David Rakoff,

David Rakoff,

A weeklong electronic journal.
May 2 1998 3:30 AM

David Rakoff,

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       The city is like Jakarta today. Gray-skied, sultry, traffic at a standstill, cacophonous.
       I keep on trying to put into words what so riles me about the changes of late in New York, certainly not just in this diary but each and every day in almost each and every conversation I have. I love the city almost more than anyone I know--I guess it's the reasonable response of the adoptive New Yorker--but it's been so eminently depressing of late. There's a creeping dullness afoot, a homogenization, an ersatz feeling. All the protruding nails are being hammered down.
       This is all drivel, of course, and has been said millions of times before. I also think it's quite dangerous to wax nostalgic for a Times Square where a 12-year-old runaway girl could find work as a whore. And being whacked on the head with a 2-by-4 by four teen-age boys (as I was some eight years ago) is hardly my madeleine, but surely there's a happy medium between what we had and Giuliani's bizarre, authoritarian, and ultimately empty quality-of-life measures, along with this wholesale effacement of history.
       A perfect, and perfectly heartbreaking, example is The Case of Nora Ephron: Recently, folks on lower Seventh Avenue were thrilled to find a new independent bookstore in what used to be Barney's on 17th Street. Only to find out that it was a movie set, the bookstore where Meg Ryan's character works in an upcoming Nora Ephron flick called You've Got Mail.
       OK, now Nora Ephron was an incredibly funny, insightful, take-no-prisoners journalist (Crazy Salad and Scribble Scribble are books anyone would be proud to have written), and I still read Heartburn every summer and still laugh out loud. But now Nora Ephron makes these pallid, heterosexist, retrograde Date Movies, and her only relationship to her former life--i.e., words--is setting up some skillful simulacrum of a bookstore in the city that desperately needs its rapidly disappearing independent bookstores. They used to use Toronto as a stand-in for New York in movies, but now I think Toronto's probably too gritty and real.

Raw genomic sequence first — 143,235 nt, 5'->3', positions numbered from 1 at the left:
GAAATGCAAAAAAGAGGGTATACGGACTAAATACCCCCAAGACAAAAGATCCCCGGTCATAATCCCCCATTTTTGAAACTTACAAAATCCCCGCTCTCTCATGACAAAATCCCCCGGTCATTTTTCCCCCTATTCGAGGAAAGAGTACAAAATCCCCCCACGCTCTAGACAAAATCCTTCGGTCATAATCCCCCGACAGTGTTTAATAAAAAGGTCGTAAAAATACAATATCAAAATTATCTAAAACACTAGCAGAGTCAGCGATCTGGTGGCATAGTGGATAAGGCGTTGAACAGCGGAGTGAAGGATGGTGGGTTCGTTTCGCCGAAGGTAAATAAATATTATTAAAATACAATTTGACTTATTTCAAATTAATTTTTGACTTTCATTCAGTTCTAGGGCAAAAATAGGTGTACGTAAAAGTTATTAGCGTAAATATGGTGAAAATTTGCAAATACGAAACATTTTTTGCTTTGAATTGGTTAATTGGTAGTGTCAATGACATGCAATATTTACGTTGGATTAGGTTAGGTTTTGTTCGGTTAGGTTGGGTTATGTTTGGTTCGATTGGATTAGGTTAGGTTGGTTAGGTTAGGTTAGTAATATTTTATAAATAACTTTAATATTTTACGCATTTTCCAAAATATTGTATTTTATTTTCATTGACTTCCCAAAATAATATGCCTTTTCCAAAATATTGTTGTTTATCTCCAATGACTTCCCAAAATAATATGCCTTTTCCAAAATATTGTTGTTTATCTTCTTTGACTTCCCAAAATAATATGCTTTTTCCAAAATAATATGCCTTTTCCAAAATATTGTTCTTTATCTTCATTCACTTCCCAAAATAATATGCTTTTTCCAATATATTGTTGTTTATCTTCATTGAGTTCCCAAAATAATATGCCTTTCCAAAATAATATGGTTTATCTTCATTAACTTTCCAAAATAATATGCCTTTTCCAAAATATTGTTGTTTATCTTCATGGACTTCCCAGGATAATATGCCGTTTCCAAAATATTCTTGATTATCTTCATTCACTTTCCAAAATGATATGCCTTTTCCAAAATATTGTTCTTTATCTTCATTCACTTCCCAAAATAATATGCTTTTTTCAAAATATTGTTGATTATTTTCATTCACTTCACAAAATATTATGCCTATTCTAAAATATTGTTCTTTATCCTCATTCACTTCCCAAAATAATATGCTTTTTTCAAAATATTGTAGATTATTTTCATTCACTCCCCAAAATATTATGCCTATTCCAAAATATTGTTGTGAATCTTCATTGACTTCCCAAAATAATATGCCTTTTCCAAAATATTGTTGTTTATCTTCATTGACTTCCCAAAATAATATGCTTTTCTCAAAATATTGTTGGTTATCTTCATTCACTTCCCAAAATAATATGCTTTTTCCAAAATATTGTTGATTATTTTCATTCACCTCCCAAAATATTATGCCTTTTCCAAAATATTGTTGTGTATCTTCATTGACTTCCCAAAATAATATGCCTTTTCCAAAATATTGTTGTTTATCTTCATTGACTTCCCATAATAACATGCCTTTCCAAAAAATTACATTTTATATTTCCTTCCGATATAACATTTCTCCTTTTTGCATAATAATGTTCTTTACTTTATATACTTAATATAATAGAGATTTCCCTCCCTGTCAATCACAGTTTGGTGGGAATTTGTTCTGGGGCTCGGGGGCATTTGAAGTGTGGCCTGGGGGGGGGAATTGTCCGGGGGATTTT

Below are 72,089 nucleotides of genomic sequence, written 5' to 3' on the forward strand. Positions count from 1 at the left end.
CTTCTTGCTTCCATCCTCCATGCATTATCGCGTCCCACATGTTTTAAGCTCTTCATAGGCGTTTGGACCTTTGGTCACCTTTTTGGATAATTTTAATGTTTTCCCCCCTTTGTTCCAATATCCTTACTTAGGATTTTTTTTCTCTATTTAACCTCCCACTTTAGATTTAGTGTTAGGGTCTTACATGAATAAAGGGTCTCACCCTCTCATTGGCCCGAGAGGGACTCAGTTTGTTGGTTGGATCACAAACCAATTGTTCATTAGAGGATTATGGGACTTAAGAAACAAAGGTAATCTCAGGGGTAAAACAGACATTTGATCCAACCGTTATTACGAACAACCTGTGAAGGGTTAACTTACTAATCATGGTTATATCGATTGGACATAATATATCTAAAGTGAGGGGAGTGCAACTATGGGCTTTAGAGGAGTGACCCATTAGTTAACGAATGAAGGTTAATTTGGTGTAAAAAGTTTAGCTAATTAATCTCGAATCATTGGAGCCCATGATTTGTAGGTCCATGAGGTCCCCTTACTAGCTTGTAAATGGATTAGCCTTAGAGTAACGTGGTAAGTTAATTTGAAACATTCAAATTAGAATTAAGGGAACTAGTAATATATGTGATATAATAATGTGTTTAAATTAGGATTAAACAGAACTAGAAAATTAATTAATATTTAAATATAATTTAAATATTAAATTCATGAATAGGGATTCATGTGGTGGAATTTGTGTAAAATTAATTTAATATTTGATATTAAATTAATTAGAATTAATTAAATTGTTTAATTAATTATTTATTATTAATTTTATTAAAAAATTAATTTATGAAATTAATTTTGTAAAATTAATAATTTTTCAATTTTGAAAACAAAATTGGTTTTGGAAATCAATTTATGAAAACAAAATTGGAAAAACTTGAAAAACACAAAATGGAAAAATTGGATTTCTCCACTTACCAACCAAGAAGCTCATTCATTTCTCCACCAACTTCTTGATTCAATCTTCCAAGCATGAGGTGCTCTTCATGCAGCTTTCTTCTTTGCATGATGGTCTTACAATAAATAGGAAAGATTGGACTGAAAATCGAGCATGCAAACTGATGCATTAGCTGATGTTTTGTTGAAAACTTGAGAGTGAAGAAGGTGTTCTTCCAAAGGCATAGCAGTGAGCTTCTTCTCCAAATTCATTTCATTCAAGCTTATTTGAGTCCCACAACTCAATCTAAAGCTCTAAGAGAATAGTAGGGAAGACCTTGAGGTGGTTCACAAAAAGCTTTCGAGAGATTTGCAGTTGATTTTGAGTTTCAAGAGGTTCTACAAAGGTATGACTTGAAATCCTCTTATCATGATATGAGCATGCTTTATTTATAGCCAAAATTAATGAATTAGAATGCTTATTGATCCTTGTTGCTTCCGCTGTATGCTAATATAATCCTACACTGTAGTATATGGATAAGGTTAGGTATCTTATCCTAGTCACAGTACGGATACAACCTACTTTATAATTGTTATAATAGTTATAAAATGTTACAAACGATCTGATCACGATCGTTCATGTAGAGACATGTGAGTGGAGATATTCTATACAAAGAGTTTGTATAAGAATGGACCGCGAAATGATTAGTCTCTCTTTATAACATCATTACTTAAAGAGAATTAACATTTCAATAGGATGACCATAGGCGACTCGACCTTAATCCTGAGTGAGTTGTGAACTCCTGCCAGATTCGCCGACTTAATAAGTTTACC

Perhaps it's all just the clarion call of Money and Power. I've often joked that for two dollars a word, I'd happily write a column called "I LOVE NAZIS," and I keep dreaming of all the art I'll buy when my eventual TV series, He's The Faggot, goes into syndication. So what do I know? But still, to go from being the kind of effortlessly iconoclastic writer that Nora Ephron was--a writer who so cleverly nailed it when she wrote how she wasn't buying what American legend Lillian Hellman was selling, in terms of all that pretentious, self-righteous drinkin' and fightin' and lovin' that goddamn Dash Hammett--to this purveyor of these middlebrow entertainments just makes me want to go to bed forever. And would I love to audition for a Nora Ephron movie? You bet I would. (Madam, we've already established what you are, why now quibble about the price?)
       I meet Chris outside the Ziegfeld Theatre on 54th Street for a screening of the new Warren Beatty film, Bulworth. Suspiciously thin D-girls in DKNY are walking up and down the line announcing with great officiousness, "Please have your tickets out." I can't help thinking that freedom of assembly is guaranteed under the law, and I don't want to have my ticket out.
       One of the girls comes up to the men behind me in line and says, "We're turning people away?" Ah, how I love the rising intonation of Up-Speak. The men look at her blankly, uncertain as to whether she means what she says. As it's turned into a lovely, high-skied, late spring New York evening, Chris and I defiantly throw our ticket in the trash, catch the N train (where we get priority seating, thank you very much), and head down to the Excellent Dumpling House just off Canal. Pistachio ice cream at Ben & Jerry's and then home up Third Avenue.
       The Empire State Building is lit up blue and white for Israel's 50th. But that would require a whole other week to talk about.

David Rakoff is a writer and actor living in New York. He works in the publishing industry.